variable, you have to compile the package for one architecture at a time
in the source code directory.  After you have installed the package for
one architecture, use `make distclean' before reconfiguring for another

Installation Names

   By default, `make install' will install the package's files in
`/usr/local/bin', `/usr/local/man', etc.  You can specify an
installation prefix other than `/usr/local' by giving `configure' the
option `--prefix=PATH'.

   You can specify separate installation prefixes for
architecture-specific files and architecture-independent files.  If you
give `configure' the option `--exec-prefix=PATH', the package will use
PATH as the prefix for installing programs and libraries.
Documentation and other data files will still use the regular prefix.

   In addition, if you use an unusual directory layout you can give
options like `--bindir=PATH' to specify different values for particular
kinds of files.  Run `configure --help' for a list of the directories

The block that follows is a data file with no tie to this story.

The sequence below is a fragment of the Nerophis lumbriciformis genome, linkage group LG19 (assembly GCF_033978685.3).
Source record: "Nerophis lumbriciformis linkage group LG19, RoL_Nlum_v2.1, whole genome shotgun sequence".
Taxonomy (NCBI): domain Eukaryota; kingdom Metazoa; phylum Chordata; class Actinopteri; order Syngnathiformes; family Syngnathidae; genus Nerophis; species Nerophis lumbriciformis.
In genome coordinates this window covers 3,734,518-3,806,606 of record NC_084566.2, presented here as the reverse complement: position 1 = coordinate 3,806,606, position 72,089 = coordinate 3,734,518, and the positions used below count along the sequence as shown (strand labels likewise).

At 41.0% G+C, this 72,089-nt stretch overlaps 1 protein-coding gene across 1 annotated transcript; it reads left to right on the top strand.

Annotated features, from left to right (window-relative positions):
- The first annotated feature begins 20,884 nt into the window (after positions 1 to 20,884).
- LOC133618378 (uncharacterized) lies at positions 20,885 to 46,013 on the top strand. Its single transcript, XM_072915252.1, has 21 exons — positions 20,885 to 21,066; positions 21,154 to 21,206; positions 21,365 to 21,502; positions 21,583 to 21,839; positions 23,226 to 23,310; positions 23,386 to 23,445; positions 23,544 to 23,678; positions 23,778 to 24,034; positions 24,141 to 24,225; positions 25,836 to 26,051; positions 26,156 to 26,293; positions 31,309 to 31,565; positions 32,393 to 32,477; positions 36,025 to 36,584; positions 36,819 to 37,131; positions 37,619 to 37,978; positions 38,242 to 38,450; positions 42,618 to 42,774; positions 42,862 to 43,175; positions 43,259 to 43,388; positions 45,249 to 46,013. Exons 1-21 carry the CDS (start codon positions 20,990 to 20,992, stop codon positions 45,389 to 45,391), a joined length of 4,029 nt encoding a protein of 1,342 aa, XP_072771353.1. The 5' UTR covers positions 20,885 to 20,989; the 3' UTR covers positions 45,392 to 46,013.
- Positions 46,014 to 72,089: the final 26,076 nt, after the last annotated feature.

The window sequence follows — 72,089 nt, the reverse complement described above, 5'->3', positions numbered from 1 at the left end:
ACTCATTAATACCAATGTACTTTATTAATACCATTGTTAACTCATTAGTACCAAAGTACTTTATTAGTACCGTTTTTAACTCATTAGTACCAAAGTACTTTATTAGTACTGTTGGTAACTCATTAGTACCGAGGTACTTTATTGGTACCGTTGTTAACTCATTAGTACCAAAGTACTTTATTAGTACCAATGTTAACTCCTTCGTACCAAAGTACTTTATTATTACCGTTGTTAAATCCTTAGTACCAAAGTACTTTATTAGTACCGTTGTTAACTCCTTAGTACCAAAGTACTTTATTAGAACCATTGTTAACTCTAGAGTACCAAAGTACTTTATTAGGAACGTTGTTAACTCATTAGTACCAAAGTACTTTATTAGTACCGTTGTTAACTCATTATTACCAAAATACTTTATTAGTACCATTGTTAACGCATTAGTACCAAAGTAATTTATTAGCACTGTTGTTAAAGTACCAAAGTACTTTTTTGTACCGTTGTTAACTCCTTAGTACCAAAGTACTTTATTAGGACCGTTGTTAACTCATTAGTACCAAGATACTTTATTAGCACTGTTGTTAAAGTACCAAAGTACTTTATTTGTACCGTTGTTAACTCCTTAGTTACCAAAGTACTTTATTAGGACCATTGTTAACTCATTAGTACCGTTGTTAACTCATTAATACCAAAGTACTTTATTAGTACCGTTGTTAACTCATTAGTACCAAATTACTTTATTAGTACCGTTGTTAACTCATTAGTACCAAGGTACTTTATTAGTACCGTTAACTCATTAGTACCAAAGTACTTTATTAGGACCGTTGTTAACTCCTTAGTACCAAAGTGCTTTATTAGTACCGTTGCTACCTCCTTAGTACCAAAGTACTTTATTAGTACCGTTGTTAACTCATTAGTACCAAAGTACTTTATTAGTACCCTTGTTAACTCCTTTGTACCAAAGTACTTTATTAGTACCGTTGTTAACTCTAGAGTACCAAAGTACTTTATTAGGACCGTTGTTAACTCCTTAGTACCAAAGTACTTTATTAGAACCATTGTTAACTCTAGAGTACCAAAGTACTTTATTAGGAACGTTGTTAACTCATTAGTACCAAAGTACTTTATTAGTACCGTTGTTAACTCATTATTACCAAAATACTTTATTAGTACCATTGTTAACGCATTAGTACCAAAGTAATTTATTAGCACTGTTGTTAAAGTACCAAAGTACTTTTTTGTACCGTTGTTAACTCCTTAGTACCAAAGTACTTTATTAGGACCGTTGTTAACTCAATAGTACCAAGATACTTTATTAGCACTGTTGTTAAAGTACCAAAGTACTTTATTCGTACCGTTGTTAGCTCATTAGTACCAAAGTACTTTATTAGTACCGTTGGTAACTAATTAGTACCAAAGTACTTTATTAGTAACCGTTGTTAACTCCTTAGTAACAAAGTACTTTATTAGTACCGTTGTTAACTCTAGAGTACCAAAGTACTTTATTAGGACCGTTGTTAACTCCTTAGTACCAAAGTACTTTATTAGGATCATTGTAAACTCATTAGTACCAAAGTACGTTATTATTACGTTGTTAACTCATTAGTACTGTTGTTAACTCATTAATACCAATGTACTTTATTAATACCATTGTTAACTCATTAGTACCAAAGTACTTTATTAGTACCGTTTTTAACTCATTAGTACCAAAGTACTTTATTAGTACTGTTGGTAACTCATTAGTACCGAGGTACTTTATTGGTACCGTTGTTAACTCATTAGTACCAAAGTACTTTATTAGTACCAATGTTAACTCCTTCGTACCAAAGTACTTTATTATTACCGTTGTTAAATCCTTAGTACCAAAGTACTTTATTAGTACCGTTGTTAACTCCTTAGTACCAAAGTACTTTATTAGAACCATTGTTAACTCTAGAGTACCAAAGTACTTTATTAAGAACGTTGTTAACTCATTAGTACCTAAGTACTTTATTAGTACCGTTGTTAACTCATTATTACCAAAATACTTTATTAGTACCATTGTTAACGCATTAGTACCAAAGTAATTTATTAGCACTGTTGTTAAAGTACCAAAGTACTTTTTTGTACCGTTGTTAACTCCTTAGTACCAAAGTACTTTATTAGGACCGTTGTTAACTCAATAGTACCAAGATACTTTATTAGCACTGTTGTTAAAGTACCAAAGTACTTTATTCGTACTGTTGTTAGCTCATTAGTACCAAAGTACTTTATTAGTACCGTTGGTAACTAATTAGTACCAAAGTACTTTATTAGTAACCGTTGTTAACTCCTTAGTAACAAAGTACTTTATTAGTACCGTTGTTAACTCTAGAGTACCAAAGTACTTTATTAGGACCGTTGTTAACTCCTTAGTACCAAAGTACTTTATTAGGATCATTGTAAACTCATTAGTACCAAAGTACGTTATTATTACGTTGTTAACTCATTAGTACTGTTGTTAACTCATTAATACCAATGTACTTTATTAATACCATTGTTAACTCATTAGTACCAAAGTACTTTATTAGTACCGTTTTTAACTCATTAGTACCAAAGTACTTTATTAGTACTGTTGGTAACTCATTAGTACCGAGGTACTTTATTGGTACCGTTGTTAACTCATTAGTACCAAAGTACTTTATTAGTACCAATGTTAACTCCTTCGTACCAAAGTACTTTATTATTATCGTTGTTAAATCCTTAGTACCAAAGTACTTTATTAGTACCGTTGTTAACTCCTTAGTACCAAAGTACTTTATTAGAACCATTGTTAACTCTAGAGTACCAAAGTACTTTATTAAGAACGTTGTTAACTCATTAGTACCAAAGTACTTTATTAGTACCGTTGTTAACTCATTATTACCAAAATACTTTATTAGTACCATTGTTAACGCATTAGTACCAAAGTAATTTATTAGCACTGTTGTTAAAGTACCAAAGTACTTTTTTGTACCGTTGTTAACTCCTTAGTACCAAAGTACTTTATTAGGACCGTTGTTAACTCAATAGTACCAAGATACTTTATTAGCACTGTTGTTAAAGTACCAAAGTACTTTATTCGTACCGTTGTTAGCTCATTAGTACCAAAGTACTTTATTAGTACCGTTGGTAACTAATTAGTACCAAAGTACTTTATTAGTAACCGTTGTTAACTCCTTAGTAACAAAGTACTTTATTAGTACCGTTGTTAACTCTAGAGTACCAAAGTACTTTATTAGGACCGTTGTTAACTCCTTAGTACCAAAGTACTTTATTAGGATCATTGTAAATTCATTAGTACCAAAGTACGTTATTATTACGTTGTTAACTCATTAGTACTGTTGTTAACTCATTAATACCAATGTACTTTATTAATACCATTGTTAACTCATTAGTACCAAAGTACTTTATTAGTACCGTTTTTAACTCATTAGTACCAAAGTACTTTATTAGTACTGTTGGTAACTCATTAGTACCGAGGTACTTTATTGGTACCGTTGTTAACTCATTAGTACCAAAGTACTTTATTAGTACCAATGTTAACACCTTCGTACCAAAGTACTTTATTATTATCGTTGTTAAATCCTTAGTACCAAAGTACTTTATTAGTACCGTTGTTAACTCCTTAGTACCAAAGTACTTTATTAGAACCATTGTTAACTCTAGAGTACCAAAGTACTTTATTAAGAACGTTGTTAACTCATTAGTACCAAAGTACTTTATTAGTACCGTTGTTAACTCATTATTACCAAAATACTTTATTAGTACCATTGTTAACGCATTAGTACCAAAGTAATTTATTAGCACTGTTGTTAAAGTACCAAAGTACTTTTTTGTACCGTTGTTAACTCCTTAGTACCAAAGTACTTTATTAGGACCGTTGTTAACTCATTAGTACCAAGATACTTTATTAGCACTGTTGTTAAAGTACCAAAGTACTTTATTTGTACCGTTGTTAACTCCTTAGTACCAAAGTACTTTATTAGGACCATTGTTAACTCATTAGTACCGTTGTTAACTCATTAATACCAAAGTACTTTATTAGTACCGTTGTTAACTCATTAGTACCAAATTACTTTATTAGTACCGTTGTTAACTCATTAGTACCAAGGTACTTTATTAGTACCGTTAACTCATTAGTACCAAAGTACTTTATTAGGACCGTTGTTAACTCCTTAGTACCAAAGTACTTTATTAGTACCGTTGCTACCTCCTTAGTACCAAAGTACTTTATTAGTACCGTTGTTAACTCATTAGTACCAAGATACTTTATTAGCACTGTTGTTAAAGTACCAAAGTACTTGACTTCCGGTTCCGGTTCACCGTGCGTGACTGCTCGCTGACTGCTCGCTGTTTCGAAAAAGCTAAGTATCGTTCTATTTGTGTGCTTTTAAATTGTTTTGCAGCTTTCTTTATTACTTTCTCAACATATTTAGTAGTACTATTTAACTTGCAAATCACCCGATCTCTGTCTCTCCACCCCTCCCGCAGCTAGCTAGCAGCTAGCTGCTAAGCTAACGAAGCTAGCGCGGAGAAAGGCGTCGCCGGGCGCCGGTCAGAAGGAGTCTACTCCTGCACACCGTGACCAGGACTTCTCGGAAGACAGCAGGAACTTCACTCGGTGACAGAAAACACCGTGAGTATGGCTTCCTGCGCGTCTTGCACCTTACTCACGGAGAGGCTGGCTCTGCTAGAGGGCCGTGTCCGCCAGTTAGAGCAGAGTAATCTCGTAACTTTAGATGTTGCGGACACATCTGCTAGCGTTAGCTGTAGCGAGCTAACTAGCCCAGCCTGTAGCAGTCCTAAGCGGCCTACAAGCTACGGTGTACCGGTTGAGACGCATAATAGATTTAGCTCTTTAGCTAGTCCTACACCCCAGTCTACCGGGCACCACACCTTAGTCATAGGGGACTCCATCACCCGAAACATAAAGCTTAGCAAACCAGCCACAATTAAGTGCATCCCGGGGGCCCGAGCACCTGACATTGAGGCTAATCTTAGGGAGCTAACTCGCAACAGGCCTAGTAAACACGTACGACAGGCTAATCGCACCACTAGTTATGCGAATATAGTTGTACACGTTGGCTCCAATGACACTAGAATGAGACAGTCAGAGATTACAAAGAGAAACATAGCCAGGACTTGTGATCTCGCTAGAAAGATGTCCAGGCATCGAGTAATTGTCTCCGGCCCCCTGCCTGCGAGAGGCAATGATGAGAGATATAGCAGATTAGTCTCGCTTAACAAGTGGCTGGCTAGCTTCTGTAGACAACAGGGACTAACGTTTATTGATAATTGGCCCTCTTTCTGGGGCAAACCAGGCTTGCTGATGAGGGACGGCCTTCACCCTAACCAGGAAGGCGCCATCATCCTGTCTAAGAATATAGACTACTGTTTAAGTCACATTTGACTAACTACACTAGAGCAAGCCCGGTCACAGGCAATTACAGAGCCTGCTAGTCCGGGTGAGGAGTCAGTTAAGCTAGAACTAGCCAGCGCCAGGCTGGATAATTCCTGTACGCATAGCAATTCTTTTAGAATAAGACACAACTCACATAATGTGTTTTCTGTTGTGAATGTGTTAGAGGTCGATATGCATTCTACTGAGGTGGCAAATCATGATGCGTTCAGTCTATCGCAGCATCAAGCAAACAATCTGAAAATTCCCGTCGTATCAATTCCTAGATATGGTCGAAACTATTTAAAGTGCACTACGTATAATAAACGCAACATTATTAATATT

you can set and what kinds of files go in them.

   If the package supports it, you can cause programs to be installed
with an extra prefix or suffix on their names by giving `configure' the
option `--program-prefix=PREFIX' or `--program-suffix=SUFFIX'.

Optional Features

   Some packages pay attention to `--enable-FEATURE' options to
`configure', where FEATURE indicates an optional part of the package.
They may also pay attention to `--with-PACKAGE' options, where PACKAGE
is something like `gnu-as' or `x' (for the X Window System).  The
`README' should mention any `--enable-' and `--with-' options that the
package recognizes.

   For packages that use the X Window System, `configure' can usually
find the X include and library files automatically, but if it doesn't,
you can use the `configure' options `--x-includes=DIR' and
`--x-libraries=DIR' to specify their locations.

Specifying the System Type

   There may be some features `configure' can not figure out